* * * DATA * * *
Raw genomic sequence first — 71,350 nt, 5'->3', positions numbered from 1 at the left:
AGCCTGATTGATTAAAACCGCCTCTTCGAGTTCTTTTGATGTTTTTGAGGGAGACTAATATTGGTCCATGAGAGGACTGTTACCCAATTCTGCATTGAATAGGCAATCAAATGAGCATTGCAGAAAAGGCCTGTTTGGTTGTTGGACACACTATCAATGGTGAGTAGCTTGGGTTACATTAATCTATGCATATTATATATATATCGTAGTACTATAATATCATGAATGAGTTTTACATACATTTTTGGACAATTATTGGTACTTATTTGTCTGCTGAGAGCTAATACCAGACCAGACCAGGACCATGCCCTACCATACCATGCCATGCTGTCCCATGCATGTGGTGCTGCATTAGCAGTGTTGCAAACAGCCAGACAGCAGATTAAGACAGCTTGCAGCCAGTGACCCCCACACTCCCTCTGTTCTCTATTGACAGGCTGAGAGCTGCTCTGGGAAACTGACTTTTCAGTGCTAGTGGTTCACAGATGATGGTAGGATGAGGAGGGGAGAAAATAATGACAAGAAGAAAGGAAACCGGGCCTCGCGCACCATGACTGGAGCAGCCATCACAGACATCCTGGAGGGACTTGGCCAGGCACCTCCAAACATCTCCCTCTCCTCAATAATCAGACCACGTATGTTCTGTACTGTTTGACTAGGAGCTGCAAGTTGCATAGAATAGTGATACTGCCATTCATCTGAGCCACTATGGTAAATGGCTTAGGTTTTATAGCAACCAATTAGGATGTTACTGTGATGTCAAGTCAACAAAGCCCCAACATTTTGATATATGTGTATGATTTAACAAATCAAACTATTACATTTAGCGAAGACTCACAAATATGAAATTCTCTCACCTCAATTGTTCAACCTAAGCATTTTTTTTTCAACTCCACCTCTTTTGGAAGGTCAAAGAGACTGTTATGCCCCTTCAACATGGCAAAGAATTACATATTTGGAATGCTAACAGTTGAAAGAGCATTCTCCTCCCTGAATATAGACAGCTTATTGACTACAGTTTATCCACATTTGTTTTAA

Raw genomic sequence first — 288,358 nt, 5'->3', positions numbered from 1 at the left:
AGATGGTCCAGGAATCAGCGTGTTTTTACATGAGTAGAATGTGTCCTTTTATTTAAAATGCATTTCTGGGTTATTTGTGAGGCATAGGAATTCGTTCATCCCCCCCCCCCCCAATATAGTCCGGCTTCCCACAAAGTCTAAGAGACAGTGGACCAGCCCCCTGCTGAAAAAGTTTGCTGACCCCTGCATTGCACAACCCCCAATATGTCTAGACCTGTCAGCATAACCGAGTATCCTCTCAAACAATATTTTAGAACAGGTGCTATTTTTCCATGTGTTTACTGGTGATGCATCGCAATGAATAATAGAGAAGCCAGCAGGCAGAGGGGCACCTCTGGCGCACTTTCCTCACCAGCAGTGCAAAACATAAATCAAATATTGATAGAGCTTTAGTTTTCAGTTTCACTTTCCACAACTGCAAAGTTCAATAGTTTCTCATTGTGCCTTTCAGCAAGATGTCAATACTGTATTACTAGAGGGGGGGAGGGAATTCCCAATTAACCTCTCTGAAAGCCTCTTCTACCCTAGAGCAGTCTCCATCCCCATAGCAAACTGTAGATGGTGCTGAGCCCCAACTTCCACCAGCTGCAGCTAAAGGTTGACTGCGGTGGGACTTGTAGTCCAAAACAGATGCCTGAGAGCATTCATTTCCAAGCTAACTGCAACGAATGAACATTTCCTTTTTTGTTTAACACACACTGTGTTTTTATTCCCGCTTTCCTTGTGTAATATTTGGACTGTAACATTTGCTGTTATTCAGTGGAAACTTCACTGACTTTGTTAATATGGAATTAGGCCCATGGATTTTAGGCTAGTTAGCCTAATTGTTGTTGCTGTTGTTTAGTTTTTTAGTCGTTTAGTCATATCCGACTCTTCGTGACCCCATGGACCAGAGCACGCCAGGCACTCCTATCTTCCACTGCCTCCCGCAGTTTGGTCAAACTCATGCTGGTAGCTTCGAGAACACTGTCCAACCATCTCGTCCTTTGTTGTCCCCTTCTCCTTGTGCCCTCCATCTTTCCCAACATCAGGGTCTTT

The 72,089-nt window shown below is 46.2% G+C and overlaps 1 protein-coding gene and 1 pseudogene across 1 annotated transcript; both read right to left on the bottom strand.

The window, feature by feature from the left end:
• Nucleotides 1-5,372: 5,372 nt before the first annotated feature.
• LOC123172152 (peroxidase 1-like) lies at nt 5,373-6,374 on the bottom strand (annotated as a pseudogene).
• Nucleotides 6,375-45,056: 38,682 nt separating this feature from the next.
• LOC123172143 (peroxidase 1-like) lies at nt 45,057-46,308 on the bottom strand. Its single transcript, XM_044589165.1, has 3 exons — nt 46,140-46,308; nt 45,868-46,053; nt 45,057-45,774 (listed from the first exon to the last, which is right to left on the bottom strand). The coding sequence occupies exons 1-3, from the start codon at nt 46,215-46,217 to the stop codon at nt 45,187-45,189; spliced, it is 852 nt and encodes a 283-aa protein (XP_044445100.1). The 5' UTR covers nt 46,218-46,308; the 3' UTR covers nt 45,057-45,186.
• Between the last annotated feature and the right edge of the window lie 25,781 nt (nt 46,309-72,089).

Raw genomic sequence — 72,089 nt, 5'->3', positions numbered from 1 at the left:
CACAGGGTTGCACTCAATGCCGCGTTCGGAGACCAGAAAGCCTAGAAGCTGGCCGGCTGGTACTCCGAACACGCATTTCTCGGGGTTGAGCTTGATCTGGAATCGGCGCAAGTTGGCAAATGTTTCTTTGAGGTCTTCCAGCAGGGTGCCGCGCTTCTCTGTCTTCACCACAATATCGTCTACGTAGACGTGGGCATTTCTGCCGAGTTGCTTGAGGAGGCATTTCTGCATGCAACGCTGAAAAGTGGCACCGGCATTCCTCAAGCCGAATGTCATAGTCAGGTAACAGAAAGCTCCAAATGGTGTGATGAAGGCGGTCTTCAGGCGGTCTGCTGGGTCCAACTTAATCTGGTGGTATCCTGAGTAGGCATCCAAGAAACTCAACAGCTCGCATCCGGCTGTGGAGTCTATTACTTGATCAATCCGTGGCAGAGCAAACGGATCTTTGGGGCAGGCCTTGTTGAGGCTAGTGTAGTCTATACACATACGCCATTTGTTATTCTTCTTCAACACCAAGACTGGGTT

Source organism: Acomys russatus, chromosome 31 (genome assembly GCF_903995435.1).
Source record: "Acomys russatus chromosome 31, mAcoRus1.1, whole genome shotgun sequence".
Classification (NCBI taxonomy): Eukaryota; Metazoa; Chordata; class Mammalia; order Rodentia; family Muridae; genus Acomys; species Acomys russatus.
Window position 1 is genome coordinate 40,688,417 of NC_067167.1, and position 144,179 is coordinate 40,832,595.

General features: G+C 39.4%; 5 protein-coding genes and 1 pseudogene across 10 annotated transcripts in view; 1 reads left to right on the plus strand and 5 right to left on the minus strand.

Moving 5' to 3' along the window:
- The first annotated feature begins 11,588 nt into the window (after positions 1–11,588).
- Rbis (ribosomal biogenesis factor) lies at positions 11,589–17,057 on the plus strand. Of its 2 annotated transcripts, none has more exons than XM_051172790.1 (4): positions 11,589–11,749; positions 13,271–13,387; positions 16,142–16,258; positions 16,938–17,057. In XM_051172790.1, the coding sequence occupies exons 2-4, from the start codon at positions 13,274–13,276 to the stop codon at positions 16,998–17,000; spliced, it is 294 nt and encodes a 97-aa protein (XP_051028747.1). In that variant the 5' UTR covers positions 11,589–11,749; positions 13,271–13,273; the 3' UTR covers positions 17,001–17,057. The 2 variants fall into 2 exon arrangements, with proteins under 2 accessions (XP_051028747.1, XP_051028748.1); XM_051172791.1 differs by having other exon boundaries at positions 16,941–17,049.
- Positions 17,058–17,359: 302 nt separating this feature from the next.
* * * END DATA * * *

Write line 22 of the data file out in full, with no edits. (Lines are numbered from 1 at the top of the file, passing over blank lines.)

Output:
- Positions 17,058–17,359: 302 nt separating this feature from the next.